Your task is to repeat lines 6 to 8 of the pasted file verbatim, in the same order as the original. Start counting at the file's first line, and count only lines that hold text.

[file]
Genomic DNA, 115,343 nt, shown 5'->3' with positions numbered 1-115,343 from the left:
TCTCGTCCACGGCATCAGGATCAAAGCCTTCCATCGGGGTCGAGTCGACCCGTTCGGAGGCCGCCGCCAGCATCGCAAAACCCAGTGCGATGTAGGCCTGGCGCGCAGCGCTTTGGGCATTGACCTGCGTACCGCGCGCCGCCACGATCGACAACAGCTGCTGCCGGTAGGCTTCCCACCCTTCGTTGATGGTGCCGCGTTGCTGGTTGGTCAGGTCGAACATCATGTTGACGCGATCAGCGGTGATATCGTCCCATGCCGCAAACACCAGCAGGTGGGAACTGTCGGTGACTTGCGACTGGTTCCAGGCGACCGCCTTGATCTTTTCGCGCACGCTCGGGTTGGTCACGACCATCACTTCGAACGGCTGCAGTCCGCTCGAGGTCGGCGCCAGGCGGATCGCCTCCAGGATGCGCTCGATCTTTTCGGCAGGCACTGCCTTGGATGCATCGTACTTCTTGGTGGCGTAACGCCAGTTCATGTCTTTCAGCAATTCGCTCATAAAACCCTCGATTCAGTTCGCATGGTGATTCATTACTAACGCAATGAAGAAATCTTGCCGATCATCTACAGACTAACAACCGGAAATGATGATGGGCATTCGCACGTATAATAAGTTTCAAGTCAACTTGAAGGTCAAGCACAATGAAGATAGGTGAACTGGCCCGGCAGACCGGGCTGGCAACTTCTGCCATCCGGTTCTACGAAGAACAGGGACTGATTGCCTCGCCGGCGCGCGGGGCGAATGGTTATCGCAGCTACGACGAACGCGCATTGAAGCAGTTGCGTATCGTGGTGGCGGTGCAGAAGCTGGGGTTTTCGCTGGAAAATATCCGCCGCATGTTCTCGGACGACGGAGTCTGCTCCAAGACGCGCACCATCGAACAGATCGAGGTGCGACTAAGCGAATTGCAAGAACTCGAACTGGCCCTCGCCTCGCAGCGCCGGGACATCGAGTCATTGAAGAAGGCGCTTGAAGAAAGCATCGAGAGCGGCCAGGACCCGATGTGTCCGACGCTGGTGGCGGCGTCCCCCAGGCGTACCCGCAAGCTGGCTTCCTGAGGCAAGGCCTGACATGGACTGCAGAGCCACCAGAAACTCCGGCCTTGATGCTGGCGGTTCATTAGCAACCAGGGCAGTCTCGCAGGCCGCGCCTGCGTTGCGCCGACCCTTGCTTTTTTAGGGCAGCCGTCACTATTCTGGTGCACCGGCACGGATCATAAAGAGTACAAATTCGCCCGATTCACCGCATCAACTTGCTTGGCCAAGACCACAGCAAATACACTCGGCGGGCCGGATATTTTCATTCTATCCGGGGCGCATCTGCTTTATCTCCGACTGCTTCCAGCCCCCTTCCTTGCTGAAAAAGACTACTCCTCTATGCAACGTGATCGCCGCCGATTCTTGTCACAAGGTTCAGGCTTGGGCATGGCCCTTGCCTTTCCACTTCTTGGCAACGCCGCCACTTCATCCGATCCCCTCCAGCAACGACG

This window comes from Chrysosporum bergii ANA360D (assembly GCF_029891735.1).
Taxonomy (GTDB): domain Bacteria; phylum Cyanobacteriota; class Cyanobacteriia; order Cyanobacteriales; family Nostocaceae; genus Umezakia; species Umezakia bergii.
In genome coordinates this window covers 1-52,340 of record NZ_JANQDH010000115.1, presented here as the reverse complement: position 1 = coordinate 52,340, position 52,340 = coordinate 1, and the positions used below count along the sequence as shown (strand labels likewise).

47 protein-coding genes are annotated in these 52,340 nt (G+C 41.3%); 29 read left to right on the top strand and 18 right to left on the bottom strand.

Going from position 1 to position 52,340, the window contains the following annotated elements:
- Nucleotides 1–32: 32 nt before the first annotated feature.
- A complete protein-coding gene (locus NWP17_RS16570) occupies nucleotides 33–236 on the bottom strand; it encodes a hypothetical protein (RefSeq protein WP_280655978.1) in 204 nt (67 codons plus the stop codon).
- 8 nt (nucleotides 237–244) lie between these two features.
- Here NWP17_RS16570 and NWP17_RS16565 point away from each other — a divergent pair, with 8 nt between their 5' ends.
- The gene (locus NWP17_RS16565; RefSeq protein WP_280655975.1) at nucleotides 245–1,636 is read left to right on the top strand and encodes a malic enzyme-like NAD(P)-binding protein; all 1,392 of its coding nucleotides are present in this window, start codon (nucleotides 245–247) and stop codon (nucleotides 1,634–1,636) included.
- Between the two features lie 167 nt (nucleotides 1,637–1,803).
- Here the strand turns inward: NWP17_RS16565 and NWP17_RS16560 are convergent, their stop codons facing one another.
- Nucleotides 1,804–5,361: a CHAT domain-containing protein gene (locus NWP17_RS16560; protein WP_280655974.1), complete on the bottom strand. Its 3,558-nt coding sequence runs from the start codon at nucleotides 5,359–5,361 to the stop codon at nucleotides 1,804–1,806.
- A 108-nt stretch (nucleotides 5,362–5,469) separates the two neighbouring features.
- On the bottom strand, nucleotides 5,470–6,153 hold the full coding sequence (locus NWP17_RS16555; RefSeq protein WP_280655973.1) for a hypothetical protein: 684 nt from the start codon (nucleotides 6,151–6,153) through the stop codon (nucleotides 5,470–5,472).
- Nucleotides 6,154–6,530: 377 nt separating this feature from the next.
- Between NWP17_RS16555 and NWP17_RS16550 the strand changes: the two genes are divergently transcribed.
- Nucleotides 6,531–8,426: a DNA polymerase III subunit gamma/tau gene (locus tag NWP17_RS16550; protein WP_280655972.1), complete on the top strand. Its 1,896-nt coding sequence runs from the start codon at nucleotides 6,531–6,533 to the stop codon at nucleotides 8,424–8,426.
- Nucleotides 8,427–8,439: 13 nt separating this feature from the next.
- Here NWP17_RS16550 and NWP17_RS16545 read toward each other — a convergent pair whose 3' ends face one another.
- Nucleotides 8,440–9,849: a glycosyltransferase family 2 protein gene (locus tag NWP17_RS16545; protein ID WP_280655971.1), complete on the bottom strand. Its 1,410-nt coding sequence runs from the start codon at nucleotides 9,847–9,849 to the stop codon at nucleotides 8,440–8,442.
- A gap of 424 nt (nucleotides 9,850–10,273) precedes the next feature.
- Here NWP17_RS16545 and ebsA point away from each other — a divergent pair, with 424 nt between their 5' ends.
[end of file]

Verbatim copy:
47 protein-coding genes are annotated in these 52,340 nt (G+C 41.3%); 29 read left to right on the top strand and 18 right to left on the bottom strand.

Going from position 1 to position 52,340, the window contains the following annotated elements:
- Nucleotides 1–32: 32 nt before the first annotated feature.